Chris Bell wants us to believe America wrote him a bad check. Heeding the advice of his childhood heroes Hulk Hogan and Arnold Schwarzenegger, Bell and his two beefy, steroid-using brothers (named "Mad Dog" and "Stinky"—I'm totally serious) took as gospel that by working out, saying their prayers, and taking their vitamins, they would indeed be the biggest, the strongest, and the fastest—only to find out the rest of the world was never playing by the same rules.
Bell directs and stars in this Michael Moore-esque documentary about our country's obsession with being the best, and our complicated relationship with the questionable methods we're willing to use to get there. Ostensibly a film about the "unfair" demonization of steroids, Bell uses Bigger, Stronger, Faster to make a surprisingly convincing argument: Bell doesn't really say we should use steroids, but he does ask the pretty good question of why shouldn't we use steroids? With an impressive interviewee list made up of scientists, psychiatrists, Olympic coaches, and Carl Lewis (Carl Lewis! He's still alive!), Bell manages to take his personal issue and extrapolate it into a discussion worth having. If everyone is "cheating" in some way—Air Force pilots are required to take amphetamines on long flights, while Tiger Woods had Lasik eye surgery—then why are steroids so bad?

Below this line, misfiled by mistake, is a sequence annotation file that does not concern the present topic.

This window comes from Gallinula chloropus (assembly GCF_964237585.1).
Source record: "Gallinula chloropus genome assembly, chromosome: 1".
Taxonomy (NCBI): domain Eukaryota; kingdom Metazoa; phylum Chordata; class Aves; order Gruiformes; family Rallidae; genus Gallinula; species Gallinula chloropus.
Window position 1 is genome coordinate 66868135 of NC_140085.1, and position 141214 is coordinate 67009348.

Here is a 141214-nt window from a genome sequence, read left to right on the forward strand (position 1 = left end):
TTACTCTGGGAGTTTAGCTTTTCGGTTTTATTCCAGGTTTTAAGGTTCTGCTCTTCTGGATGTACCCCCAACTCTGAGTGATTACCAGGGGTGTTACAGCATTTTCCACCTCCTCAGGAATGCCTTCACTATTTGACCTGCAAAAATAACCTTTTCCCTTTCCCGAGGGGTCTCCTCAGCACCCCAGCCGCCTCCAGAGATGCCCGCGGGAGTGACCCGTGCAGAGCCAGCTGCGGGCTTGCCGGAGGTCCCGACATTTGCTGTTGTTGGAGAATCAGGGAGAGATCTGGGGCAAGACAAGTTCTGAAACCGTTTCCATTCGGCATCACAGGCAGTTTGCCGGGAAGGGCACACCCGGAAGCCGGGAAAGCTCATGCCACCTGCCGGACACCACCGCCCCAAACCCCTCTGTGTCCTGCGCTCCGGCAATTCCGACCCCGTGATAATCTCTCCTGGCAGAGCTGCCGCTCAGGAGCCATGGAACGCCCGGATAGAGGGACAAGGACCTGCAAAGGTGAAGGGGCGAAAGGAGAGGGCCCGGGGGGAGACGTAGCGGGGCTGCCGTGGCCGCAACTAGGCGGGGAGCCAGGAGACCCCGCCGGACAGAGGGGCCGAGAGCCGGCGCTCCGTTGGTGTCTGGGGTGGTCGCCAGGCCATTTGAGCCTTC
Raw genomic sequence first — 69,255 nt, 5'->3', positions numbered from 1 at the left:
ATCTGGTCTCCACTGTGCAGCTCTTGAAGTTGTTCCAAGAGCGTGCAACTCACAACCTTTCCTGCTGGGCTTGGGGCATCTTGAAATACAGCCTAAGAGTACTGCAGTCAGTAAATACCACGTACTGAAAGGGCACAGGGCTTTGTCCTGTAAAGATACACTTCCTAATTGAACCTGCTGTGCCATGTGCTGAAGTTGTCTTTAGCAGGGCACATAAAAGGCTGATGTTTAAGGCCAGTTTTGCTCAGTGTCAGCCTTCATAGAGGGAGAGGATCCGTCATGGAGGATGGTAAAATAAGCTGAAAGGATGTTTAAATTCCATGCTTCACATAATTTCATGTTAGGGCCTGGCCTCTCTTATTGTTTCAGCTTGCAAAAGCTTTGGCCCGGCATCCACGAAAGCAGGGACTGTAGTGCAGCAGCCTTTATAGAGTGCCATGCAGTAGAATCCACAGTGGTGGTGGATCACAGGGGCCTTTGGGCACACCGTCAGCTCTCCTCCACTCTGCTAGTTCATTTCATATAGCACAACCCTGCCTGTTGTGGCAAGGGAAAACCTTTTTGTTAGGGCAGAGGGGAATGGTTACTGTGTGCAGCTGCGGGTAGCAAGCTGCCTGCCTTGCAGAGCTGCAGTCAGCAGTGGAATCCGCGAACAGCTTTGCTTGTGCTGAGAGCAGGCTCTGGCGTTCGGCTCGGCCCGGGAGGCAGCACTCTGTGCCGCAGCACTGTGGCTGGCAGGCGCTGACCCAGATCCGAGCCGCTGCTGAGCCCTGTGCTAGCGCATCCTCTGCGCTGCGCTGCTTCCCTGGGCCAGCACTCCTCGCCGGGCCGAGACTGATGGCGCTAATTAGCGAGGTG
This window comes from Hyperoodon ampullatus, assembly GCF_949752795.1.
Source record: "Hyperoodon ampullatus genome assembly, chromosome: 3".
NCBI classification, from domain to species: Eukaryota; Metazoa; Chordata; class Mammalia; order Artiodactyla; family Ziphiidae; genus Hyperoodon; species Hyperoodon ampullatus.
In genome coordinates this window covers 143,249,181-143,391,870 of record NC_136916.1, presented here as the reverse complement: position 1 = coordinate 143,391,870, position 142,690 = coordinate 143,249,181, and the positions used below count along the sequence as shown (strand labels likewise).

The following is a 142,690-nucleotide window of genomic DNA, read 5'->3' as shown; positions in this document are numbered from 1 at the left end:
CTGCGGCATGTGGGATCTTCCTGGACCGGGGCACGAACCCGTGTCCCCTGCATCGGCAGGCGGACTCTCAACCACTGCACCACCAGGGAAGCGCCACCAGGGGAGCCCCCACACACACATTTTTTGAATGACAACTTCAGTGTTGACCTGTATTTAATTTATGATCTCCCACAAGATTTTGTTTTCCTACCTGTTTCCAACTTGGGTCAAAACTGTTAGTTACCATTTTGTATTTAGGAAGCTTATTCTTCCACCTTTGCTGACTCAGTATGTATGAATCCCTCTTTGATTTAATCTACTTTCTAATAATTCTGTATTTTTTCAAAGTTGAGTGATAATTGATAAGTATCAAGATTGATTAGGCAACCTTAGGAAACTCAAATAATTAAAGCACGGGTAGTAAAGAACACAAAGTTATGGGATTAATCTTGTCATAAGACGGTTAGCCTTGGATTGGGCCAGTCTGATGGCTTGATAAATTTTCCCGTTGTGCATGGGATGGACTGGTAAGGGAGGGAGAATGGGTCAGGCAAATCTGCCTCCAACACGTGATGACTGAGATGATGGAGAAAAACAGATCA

My only real criticism with Bigger, Stronger, Faster is that while it raises the question of why some things are thought of as okay (surgically attained near-perfect vision for a golfer, apparently, is fine) while other things are condemned (like Roger Clemens getting all 'roided out), the documentary never completely goes the distance to explain why the government—who we know has a financial stake in everything from drugs to professional sports—would then denounce performance enhancements as un-American and illegal. Bell's movie is smart and entertaining, but one suspects he could've found a bigger, stronger story had he chased that steroid money trail.